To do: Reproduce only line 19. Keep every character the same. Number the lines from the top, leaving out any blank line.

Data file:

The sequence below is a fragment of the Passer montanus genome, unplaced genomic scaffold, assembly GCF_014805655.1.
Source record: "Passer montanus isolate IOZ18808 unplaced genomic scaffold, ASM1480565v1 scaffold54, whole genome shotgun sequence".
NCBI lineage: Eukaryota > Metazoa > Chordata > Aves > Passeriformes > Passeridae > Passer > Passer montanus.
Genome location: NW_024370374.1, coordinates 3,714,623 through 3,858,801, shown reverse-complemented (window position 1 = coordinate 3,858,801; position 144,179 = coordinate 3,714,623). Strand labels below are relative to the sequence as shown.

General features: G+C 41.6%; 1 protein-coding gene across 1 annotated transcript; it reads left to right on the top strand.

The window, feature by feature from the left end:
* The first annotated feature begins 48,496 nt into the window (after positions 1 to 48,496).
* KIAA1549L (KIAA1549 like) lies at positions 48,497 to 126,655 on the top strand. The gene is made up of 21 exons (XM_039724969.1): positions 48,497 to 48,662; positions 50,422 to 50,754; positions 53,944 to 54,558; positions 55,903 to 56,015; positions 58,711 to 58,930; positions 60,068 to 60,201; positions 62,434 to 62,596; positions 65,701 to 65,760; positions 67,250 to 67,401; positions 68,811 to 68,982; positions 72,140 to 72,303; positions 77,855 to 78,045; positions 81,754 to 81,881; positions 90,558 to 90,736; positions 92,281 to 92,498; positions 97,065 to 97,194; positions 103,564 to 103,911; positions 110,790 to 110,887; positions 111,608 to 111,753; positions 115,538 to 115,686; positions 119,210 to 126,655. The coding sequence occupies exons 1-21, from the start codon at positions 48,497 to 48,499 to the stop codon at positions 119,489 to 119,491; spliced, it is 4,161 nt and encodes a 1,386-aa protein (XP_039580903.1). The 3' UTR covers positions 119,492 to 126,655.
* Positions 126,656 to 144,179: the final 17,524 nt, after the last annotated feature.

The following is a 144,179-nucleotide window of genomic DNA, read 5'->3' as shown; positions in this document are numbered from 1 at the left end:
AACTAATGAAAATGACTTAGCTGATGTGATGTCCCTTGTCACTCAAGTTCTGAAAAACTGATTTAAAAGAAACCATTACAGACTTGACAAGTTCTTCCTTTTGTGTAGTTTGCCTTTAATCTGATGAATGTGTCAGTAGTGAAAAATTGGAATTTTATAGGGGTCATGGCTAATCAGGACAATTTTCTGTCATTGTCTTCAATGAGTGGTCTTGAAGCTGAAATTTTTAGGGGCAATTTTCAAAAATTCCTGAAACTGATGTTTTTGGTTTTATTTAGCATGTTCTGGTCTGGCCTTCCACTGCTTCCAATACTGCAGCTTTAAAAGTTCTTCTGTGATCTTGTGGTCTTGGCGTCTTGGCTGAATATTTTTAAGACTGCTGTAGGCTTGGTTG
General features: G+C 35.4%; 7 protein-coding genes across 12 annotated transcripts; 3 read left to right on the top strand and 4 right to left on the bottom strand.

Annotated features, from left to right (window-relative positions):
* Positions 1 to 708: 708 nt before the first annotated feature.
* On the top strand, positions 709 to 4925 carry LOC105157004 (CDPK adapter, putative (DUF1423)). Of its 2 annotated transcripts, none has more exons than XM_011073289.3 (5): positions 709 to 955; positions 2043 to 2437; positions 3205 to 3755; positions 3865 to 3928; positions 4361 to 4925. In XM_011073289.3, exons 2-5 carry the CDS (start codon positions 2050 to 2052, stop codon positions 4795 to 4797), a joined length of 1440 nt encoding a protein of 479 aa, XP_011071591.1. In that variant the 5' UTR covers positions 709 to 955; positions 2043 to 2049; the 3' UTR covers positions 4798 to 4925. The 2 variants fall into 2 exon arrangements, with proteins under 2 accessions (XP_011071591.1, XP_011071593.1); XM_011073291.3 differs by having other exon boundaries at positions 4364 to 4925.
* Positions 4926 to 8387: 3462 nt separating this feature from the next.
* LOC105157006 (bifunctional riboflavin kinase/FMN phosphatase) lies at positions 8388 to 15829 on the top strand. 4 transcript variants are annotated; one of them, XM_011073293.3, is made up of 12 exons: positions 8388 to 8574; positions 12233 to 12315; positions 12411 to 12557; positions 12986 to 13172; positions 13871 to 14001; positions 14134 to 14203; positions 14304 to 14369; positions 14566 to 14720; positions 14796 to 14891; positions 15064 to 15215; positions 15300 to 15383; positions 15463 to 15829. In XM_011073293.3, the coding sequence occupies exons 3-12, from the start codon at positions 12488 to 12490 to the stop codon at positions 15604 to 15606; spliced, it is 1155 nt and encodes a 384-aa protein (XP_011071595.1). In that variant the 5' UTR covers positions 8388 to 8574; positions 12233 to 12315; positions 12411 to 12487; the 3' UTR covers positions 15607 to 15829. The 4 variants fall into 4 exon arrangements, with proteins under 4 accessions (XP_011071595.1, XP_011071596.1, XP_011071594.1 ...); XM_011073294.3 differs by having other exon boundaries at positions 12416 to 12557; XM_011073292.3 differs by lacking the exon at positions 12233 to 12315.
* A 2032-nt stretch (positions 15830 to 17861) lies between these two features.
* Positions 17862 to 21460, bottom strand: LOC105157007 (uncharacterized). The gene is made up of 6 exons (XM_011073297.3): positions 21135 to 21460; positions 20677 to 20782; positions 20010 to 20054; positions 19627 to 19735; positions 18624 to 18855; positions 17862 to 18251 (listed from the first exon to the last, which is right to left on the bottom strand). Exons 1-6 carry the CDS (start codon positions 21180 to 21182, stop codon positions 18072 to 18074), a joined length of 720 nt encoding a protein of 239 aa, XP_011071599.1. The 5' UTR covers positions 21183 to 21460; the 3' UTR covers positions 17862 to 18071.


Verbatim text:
* Positions 17862 to 21460, bottom strand: LOC105157007 (uncharacterized). The gene is made up of 6 exons (XM_011073297.3): positions 21135 to 21460; positions 20677 to 20782; positions 20010 to 20054; positions 19627 to 19735; positions 18624 to 18855; positions 17862 to 18251 (listed from the first exon to the last, which is right to left on the bottom strand). Exons 1-6 carry the CDS (start codon positions 21180 to 21182, stop codon positions 18072 to 18074), a joined length of 720 nt encoding a protein of 239 aa, XP_011071599.1. The 5' UTR covers positions 21183 to 21460; the 3' UTR covers positions 17862 to 18071.